Here we go again.
After a 2010 legislative session filled with abuses of open government principles, the state Senate is back to its old tricks — meeting in secret and holding public hearings on a voluminous bill introduced the very same day.
It’s wrong and Senate leaders owe it to the public to make substantive reforms to improve transparency, end the secrecy and let the public provide meaningful testimony on legislation under consideration.
The big violator this year is Sen. Rosemary McAuliffe, a Democrat from Bothell and chairwoman of the Senate Early Learning and K-12 Education Committee.
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Last week she held a hearing on Senate Bill 5639, a bill “creating a student-focused state-level education governance system.”
That may sound like a mundane topic, but this is monumental legislation. It’s the governor’s sweeping reform of this state’s education system — putting the entire public education system from kindergarten through college under an appointed secretary accountable to the governor. The legislation minimizes the role of the Superintendent of Public Education, basically shifting responsibility for education — defined by the state constitution as “the paramount duty of the state” — from the elected state school superintendent to the governor.
It’s a gigantic shift in public policy that merits thoughtful consideration and analysis.
So how did Sen. McAuliffe treat her 97-page bill? She introduced it the very same day she scheduled an 8 a.m. public hearing for it.
How is anyone supposed to read, let alone, analyze and offer meaningful testimony on a 97-page bill that has only been introduced hours before?
They can’t and that’s why Sen. McAuliffe deserves criticism for her conduct and why internal reforms are necessary in the state Legislature. She has rightfully scheduled a second public hearing for Thursday.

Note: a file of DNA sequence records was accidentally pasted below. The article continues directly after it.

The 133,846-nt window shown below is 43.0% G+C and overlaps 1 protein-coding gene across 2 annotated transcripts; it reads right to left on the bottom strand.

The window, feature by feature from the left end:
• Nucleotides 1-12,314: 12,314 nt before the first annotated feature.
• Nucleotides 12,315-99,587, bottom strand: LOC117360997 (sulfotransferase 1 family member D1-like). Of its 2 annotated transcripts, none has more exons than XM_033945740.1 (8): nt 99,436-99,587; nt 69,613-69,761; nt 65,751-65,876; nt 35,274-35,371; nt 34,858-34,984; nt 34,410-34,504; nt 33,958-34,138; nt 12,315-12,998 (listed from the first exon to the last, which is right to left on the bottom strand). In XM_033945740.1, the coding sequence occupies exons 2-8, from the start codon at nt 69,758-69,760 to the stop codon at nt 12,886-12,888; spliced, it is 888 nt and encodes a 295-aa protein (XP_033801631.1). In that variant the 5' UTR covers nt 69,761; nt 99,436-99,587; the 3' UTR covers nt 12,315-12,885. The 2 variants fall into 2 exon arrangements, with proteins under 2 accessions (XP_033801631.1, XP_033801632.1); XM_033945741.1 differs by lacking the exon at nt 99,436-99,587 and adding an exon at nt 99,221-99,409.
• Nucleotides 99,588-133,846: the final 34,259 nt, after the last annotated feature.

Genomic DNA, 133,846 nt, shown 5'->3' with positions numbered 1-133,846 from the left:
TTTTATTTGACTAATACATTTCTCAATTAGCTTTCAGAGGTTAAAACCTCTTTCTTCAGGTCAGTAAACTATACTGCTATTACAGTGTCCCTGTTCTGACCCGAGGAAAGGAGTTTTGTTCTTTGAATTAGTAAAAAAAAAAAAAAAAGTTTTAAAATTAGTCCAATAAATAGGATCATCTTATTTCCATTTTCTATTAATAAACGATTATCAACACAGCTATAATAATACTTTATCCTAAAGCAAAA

Need another example of abuse? Look no further than McAuliffe’s Senate Early Learning and K-12 Education Committee for a secretive meeting practice followed earlier this session.
As noted by Peter Callaghan, staff writer for our sister newspaper in Tacoma, McAuliffe’s committee went behind closed doors for a “joint caucus” in January.
Callaghan said McAuliffe told him the purpose of the secret meeting of committee members from both parties was bipartisanship, and that she planned to repeat them every Thursday after the regular meeting was finished.
As Callaghan noted, “Usually a caucus is a separate meeting of each house’s party members. A joint caucus, therefore, is something of a contradiction in terms. The only difference between a ‘joint caucus’ and a committee meeting is that the former is closed to the public and the latter is open.”
When Callaghan objected to the closed door meeting of all committee members, Senate staffers noted that lawmakers don’t have to play by the same rules as city councils, school boards and other government entities. The Legislature has exempted itself from the Open Public Meetings Act.
Knowing they were about to come under additional criticism for their secretive meetings, Senate Majority Leader Sen. Lisa Brown from Spokane said majority Democrats decided to end joint caucuses, dashing McAuliffe’s plan for secret weekly committee meetings.
It was the right decision.
What troubles us is the pattern of abuse in both the House and Senate, by both Democrats and Republicans, whichever party is in power. They are doing the public’s business and, darn it, their meetings should be open and their actions should be transparent.
State Auditor Brian Sonntag, a Democrat, and Republican Attorney General Rob McKenna, have called for legislative reforms. One step in that direction is Senate Bill 5419 which would require that budgets and tax or fee increase legislation be available to the public a full 24 hours in advance of legislative action. The bill is scheduled for a public hearing at 10 a.m. Thursday in the Senate Government Operations, Tribal Relations and Elections Committee.
It’s not the comprehensive overhaul that’s warranted, but it’s a start. Only public pressure will force lawmakers to change their secretive practices that disenfranchise the public and sever the bond of trust between elected officials and their constituents.